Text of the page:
Venus in Fur (Roman Polanski, 2013)
Whether or not one finds Roman Polanski a great artist, a problematic human being, or both (there’s a terrific 2008 documentary, Roman Polanski: Wanted and Desired, that explores his sexual crime of the 1970s), he proves in his new French-language film, Venus in Fur, that he can still direct a powerfully affecting story. Given that this movie takes place in a single location with only two actors, who spend all of their time talking to each other without the benefit of visual effects (unless one considers lead actress Emmanuelle Seigner’s leather corset one such effect), Polanksi’s feat in creating such a cinematically gripping tale out of such spare tools is especially remarkable. True, it all breaks down and descends into a bit of forced hokum at the end, but until it does, Venus in Fur is a movie that dominates your head, your heart and possible other parts unmentioned.
The film is based on a play by David Ives (who collaborated with Polanksi on the screenplay adaptation), which was, itself, inspired by the 1870 Austrian novel of almost the same title, Venus in Furs, by Leopold von Sacher-Masoch (whose name, because of this book, formed the basis of the word “Masochism”). The story is that of one Thomas Novachek, a playwright (and first-time director) who has just adapted von Sacher-Masoch’s book for the stage. At the end of a hard day of terrible auditions, as Thomas is preparing to leave the deserted theater for a relaxing dinner with his fiancée, in walks a bedraggled woman of uncertain age and provenance, who introduces herself as Vanda (the same first name as the main woman in the book and play), and declares that she is there (albeit late) for an audition. She has even come with costumes, including a modern leather dominatrix outfit (which Thomas sneeringly derides as anachronistic) and a 19th-century dress. She is working-class and vulgar, and not at all in the mold of the character that Thomas has written, yet after some back and forth, she manages to convince him to let her read. And then, suddenly, she metamorphoses into an almost perfect incarnation of the woman of Thomas’s words (and, possibly, dreams).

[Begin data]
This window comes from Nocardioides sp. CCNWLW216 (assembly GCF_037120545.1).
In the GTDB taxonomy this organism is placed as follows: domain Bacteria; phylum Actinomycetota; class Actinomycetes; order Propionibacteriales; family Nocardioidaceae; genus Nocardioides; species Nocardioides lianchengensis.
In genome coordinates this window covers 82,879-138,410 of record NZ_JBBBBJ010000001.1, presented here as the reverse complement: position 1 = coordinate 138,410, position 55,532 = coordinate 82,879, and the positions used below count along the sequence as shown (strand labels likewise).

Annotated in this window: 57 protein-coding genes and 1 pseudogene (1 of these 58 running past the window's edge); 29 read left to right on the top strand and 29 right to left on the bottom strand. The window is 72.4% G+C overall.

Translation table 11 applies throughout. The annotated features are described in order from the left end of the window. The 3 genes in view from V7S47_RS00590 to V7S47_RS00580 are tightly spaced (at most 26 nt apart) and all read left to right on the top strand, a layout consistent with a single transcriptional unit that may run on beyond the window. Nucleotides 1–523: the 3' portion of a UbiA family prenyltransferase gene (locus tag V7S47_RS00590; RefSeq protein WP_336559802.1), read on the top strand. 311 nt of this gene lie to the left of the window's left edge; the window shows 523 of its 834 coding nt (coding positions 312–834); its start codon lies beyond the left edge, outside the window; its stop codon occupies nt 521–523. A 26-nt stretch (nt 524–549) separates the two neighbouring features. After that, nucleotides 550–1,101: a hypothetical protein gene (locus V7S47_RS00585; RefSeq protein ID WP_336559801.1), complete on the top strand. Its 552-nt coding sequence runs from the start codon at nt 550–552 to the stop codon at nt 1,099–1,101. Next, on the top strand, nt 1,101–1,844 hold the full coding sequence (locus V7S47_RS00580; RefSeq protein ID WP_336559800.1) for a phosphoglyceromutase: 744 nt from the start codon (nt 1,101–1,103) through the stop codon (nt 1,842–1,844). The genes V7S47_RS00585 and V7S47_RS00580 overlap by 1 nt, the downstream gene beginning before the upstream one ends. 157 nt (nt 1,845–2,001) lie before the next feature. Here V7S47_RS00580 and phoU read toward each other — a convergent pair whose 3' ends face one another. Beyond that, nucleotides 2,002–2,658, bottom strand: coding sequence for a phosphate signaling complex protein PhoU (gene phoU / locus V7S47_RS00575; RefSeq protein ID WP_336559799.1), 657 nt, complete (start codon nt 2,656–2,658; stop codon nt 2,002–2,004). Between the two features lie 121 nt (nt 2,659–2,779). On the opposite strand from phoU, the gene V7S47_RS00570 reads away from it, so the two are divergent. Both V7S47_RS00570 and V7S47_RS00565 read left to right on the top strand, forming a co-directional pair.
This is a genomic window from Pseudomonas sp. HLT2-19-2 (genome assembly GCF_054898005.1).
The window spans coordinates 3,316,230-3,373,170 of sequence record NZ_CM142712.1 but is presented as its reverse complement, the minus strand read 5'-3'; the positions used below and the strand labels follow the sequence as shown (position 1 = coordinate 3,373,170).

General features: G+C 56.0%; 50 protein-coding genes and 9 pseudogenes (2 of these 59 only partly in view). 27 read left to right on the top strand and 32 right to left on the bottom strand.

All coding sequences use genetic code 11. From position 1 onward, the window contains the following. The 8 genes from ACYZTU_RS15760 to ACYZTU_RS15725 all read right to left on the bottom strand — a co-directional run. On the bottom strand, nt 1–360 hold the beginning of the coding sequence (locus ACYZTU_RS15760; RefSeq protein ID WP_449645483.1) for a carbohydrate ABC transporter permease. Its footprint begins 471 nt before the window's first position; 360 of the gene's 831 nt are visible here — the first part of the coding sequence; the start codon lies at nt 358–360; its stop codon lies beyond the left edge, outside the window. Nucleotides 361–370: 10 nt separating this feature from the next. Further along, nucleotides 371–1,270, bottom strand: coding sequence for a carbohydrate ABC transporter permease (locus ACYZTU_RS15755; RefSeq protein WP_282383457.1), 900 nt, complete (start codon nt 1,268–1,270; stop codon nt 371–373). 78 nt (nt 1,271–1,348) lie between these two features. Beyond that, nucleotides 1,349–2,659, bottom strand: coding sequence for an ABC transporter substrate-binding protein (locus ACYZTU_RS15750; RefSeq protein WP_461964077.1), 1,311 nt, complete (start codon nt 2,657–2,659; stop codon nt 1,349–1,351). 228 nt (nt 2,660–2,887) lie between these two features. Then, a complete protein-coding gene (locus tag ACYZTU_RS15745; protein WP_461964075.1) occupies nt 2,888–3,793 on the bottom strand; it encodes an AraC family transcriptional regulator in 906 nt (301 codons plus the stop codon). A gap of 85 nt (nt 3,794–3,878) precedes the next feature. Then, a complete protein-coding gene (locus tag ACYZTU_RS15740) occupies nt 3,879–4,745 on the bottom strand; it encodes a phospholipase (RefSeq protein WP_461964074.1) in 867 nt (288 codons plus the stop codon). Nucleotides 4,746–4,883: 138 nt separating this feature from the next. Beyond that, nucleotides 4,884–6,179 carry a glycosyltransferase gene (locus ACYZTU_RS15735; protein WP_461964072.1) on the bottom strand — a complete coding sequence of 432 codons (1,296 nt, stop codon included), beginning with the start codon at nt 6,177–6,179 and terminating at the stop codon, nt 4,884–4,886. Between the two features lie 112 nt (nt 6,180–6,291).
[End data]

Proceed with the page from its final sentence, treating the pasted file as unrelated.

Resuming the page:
What follows is a delightful series of short vignettes of the play within the movie – a play which appears to be about one man’s obsession with seeking pleasure from pain and punishment at the hands of a dominant woman – interrupted by frequent breaks when Vanda insists on questioning the themes of the play, and Thomas’s motives in writing it. Slowly, this woman whom Thomas initially treats as his own private Pygmalion begins to take over the action, turning Thomas from creator/dominator to creation/submissive. It’s a fascinating progression, and the two leads incarnate their characters with wit, wisdom . . . and no small amount of sexiness. Mathieu Amalric (The Diving Bell and the Butterfly, among many terrific roles), one of France’s finest actors – and here coiffed à la Polanski, becoming the film director’s doppelgänger on screen – gives a performance imbued with the usual thoughtfulness we have come to expect from him, along with a touching nervousness I had not seen before. It is Seigner (also in The Diving Bell and the Butterfly, in which she played Amalric’s long-suffering wife), however, who is the revelation here. Earlier in her career, in movies from her husband Polanski’s fallow period, such as Frantic, Bitter Moon and The Ninth Gate, she demonstrated an almost embarrassingly shallow range of emotions. But in the last 10 years she has grown as an actress, and now in her late 40s is a magnificent and nuanced screen presence. The way she makes her Vanda instantly jump from 19th-century diction to 21st-century patois is a marvel to behold. See the movie for her (and her boots!). True, for this viewer, the ending became too obvious and clumsy for me to call the entire film great, but until those final 15 minutes I was hooked.